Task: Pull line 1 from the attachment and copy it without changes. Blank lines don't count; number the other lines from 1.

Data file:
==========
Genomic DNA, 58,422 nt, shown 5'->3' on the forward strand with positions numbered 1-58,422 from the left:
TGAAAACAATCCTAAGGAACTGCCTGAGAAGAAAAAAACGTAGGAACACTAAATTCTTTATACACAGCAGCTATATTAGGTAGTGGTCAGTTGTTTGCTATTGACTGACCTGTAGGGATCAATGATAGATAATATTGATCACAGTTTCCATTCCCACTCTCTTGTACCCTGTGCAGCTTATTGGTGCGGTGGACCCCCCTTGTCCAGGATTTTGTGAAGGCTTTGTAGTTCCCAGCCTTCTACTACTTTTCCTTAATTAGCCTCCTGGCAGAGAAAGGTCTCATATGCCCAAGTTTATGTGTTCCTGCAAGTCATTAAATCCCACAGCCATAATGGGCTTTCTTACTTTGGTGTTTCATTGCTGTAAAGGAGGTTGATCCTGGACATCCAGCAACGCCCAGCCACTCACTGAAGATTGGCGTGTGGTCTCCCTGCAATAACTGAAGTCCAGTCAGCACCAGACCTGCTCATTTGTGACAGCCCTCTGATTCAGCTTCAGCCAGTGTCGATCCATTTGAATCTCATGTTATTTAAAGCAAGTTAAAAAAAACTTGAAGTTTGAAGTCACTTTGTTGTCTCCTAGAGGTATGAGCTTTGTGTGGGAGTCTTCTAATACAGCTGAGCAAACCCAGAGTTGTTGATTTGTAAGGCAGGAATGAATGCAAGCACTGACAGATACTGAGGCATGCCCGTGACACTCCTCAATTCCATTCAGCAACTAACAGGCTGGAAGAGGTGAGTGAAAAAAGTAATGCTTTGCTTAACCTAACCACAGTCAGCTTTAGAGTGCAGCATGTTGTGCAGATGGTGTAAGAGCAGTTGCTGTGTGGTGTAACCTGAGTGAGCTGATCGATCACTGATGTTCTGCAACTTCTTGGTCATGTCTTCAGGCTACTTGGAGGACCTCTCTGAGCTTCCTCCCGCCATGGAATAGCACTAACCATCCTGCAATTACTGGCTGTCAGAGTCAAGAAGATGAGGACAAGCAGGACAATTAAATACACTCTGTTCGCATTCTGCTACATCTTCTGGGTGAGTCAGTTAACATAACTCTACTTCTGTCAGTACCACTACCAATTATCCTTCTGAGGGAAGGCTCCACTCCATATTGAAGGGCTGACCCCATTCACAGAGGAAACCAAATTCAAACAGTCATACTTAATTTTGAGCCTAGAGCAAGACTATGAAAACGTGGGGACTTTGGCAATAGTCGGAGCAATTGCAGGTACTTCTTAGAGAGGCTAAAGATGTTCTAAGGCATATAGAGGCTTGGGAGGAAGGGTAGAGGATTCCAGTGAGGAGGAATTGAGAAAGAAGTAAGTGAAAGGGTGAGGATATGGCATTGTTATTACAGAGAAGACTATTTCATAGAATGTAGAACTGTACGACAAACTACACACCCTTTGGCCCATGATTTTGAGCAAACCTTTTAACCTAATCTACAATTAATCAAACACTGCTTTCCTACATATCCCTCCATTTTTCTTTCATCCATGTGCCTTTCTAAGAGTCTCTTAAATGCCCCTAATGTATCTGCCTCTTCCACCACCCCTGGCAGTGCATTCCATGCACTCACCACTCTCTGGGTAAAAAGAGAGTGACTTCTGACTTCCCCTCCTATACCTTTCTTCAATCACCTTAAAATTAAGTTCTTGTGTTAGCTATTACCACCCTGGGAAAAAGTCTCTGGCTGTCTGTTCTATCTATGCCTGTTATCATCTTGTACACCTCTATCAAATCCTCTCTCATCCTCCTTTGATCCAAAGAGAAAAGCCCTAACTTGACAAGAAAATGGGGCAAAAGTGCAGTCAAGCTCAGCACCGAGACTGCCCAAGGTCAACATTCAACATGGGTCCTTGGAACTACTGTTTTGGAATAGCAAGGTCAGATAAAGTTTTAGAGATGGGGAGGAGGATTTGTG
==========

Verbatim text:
Genomic DNA, 58,422 nt, shown 5'->3' on the forward strand with positions numbered 1-58,422 from the left: